By Olivia Montes
Elm Staff Writer
According to a review by Michael Cunningham in The New York Times Book Review, “Rebecca Makkai’s “The Great Believers” is a page turner… among the first novels to chronicle the AIDS epidemic from its initial outbreak to the present — among the first to convey the terrors and tragedies of the epidemic’s early years as well as its course and repercussion.”
“An absorbing and emotionally riveting story about what it’s like to live during times of crisis,” he said.
Makkai’s book caught Washington College’s attention with her captivating words, timeless characters, and respectful approach to an often overshadowed and misrepresented subject in history.
“My friend, the poet Aaron Smith, read Makkai’s latest novel, “The Great Believers,” and recommended it in the most thrilling praise he could muster: ‘It’s beautiful. It broke my heart and made me want to write at the same time,’” Dr. James Hall, associate professor of English and director of the Rose O’Neill Literary House, said.
“I knew immediately that students would get a lot out of hearing Makkai’s brilliance, too,” he said.
After a brief introduction from Professor Roy Kesey, visiting assistant professor of English and creative writing and associate director of the Rose O’Neill Literary House, Makkai read three sections of her novel. She tooking listeners on a journey from the autumn of 1985 in Chicago to Paris in 2015, chronicling how the AIDS epidemic affected her characters and its lasting impact.
“Makkai’s visit highlights our commitment to contemporary literature, and to the liberal arts,” Dr. Hall said. “Makkai’s novel is part history erased by politics and recovered by the imagination, part art history, part biology, part geography, part politics, built by a humanistic imagination that models for our students what it means to be writing now, today.”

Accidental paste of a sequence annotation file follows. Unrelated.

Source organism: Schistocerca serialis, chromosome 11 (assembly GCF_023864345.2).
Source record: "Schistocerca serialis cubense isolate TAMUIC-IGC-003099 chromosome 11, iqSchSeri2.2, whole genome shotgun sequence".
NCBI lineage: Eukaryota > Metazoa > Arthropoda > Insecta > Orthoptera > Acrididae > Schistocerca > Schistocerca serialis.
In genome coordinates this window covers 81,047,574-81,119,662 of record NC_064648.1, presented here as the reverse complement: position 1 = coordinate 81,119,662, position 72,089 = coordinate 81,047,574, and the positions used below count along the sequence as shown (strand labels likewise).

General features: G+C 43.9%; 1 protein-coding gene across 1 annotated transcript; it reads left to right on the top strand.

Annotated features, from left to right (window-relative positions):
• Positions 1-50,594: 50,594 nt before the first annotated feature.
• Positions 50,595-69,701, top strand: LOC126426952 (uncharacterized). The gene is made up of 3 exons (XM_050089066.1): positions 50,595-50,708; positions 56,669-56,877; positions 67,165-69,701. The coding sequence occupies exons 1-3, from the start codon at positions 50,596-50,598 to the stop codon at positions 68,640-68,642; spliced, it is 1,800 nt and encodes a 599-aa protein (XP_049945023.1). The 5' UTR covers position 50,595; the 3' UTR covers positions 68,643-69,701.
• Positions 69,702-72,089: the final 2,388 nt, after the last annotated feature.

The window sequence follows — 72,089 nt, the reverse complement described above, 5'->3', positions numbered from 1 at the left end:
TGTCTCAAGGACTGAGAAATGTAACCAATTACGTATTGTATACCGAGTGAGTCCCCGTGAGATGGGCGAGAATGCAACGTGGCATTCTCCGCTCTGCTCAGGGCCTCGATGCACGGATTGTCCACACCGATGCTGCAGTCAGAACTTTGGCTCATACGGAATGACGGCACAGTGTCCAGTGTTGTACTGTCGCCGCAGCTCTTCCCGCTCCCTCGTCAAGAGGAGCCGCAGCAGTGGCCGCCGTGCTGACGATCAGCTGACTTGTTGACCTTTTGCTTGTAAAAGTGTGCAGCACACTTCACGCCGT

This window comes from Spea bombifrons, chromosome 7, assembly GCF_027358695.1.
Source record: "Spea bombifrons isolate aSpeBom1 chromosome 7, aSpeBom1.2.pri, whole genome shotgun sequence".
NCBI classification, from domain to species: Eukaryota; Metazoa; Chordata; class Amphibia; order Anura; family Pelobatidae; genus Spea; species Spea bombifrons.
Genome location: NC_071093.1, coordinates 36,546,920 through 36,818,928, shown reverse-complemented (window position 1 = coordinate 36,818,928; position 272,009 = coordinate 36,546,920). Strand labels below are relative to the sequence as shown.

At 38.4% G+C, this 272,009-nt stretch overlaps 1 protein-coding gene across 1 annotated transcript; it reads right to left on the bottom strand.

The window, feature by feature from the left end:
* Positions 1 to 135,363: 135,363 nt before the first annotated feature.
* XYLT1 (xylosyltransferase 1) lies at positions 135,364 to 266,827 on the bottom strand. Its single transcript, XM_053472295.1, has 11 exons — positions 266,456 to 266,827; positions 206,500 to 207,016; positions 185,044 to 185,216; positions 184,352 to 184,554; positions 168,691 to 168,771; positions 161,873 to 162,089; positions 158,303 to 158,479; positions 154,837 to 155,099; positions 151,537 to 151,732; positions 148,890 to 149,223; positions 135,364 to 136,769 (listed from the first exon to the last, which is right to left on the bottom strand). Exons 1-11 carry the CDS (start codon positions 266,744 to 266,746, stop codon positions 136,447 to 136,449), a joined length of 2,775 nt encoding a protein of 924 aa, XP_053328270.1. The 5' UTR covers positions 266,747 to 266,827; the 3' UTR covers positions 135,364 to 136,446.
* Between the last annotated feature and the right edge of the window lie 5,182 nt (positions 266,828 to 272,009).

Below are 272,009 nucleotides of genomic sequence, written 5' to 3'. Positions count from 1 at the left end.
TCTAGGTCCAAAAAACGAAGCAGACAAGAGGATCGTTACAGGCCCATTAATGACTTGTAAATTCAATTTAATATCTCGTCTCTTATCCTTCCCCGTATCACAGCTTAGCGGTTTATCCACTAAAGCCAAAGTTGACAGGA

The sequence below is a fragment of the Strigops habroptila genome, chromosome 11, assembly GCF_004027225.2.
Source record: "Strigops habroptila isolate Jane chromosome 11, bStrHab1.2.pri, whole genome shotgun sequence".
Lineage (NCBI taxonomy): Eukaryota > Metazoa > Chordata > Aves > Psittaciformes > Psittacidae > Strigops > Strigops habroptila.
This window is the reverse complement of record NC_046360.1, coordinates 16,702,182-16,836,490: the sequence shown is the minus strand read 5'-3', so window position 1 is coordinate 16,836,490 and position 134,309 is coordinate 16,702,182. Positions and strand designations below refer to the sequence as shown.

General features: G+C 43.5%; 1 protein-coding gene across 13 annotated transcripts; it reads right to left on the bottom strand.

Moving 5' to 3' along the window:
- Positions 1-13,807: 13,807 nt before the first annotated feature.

Through her extensive research, Makkai depicts how relationships, behaviors, and actions were affected by AIDS, and how it continues to resonate within our society over thirty years later.
“The Great Believers” explores the sober reality of people suffering from AIDS, as well as how it impacts the lives of those around them.
“Makkai’s great theme is about how art can help us hold each other, how literature can be a kind of saving grace,” Dr. Hall said. “Makkai’s writing takes emotional and structural risks, and she writes with empathy and intelligence — and a whole lot of research — about experiences she doesn’t necessarily have.”
Upon its initial release, “The Great Believers” received high praise from critics for its honest, realistic depiction of the AIDS epidemic, extending its timeline into the present day, where the aftermath continues to sound and spark emotion within its readers.
According to The Book Review, “Her intimately portrayed characters wrestle with painful pasts and fight to love one another and find joy in the present in spite of what is to come —Makkai carefully reconstructs 1980s Chicago, WWI-era and present-day Paris, and scenes of the early days of the AIDS epidemic — a tribute to the enduring forces of love and art, over everything.”
Among other achievements, Makkai’s novel was a finalist for The National Book Award, picked for the New York Public Library’s Best Books of 2018, and was selected on the list of Best Books of the Year by The New York Times.
With this reading, Makkai provided an experience that brings readers together as a united front in learning about the events that have shaped us into the world — and people — we are today.
“The reading showed us that literature has power to create social change in its hearers,” Dr. Hall said. “I think students found it inspiring to think about how they can situate their own imagined stories in the sweep of history.”